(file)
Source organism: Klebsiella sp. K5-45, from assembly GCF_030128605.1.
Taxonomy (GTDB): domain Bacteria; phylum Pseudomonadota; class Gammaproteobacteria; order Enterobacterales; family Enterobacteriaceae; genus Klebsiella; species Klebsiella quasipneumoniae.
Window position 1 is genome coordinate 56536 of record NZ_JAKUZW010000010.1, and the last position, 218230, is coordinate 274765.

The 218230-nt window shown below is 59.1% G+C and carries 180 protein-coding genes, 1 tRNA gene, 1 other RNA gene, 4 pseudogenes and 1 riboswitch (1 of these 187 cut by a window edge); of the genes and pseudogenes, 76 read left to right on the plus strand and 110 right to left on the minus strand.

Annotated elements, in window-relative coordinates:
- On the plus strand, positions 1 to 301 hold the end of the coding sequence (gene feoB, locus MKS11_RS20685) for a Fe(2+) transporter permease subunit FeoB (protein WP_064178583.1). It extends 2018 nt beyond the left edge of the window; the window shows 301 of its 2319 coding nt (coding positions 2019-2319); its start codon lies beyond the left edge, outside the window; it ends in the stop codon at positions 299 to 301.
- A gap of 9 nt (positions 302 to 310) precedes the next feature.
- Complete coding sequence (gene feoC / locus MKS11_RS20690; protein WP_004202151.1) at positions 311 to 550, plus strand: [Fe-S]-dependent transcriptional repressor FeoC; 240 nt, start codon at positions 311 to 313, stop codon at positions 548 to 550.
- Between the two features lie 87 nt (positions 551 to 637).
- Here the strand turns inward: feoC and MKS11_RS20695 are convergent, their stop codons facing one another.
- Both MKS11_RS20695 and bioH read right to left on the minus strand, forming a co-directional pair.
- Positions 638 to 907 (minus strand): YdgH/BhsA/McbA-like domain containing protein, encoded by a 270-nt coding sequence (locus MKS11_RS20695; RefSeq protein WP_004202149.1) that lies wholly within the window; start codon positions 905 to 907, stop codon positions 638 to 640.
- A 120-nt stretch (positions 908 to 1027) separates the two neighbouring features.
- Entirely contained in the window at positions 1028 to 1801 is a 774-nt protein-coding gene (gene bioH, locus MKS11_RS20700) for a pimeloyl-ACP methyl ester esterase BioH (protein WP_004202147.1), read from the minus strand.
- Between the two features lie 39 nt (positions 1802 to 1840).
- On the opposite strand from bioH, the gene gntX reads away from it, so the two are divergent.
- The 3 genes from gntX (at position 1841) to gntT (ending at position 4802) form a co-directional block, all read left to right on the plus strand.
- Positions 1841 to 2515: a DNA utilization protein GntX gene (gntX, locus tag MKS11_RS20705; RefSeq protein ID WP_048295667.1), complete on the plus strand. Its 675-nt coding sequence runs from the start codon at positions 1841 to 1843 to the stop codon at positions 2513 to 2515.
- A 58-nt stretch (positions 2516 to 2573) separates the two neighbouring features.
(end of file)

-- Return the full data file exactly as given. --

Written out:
Source organism: Klebsiella sp. K5-45, from assembly GCF_030128605.1.
Taxonomy (GTDB): domain Bacteria; phylum Pseudomonadota; class Gammaproteobacteria; order Enterobacterales; family Enterobacteriaceae; genus Klebsiella; species Klebsiella quasipneumoniae.
Window position 1 is genome coordinate 56536 of record NZ_JAKUZW010000010.1, and the last position, 218230, is coordinate 274765.

The 218230-nt window shown below is 59.1% G+C and carries 180 protein-coding genes, 1 tRNA gene, 1 other RNA gene, 4 pseudogenes and 1 riboswitch (1 of these 187 cut by a window edge); of the genes and pseudogenes, 76 read left to right on the plus strand and 110 right to left on the minus strand.

Annotated elements, in window-relative coordinates:
- On the plus strand, positions 1 to 301 hold the end of the coding sequence (gene feoB, locus MKS11_RS20685) for a Fe(2+) transporter permease subunit FeoB (protein WP_064178583.1). It extends 2018 nt beyond the left edge of the window; the window shows 301 of its 2319 coding nt (coding positions 2019-2319); its start codon lies beyond the left edge, outside the window; it ends in the stop codon at positions 299 to 301.
- A gap of 9 nt (positions 302 to 310) precedes the next feature.
- Complete coding sequence (gene feoC / locus MKS11_RS20690; protein WP_004202151.1) at positions 311 to 550, plus strand: [Fe-S]-dependent transcriptional repressor FeoC; 240 nt, start codon at positions 311 to 313, stop codon at positions 548 to 550.
- Between the two features lie 87 nt (positions 551 to 637).
- Here the strand turns inward: feoC and MKS11_RS20695 are convergent, their stop codons facing one another.
- Both MKS11_RS20695 and bioH read right to left on the minus strand, forming a co-directional pair.
- Positions 638 to 907 (minus strand): YdgH/BhsA/McbA-like domain containing protein, encoded by a 270-nt coding sequence (locus MKS11_RS20695; RefSeq protein WP_004202149.1) that lies wholly within the window; start codon positions 905 to 907, stop codon positions 638 to 640.
- A 120-nt stretch (positions 908 to 1027) separates the two neighbouring features.
- Entirely contained in the window at positions 1028 to 1801 is a 774-nt protein-coding gene (gene bioH, locus MKS11_RS20700) for a pimeloyl-ACP methyl ester esterase BioH (protein WP_004202147.1), read from the minus strand.
- Between the two features lie 39 nt (positions 1802 to 1840).
- On the opposite strand from bioH, the gene gntX reads away from it, so the two are divergent.
- The 3 genes from gntX (at position 1841) to gntT (ending at position 4802) form a co-directional block, all read left to right on the plus strand.
- Positions 1841 to 2515: a DNA utilization protein GntX gene (gntX, locus tag MKS11_RS20705; RefSeq protein ID WP_048295667.1), complete on the plus strand. Its 675-nt coding sequence runs from the start codon at positions 1841 to 1843 to the stop codon at positions 2513 to 2515.
- A 58-nt stretch (positions 2516 to 2573) separates the two neighbouring features.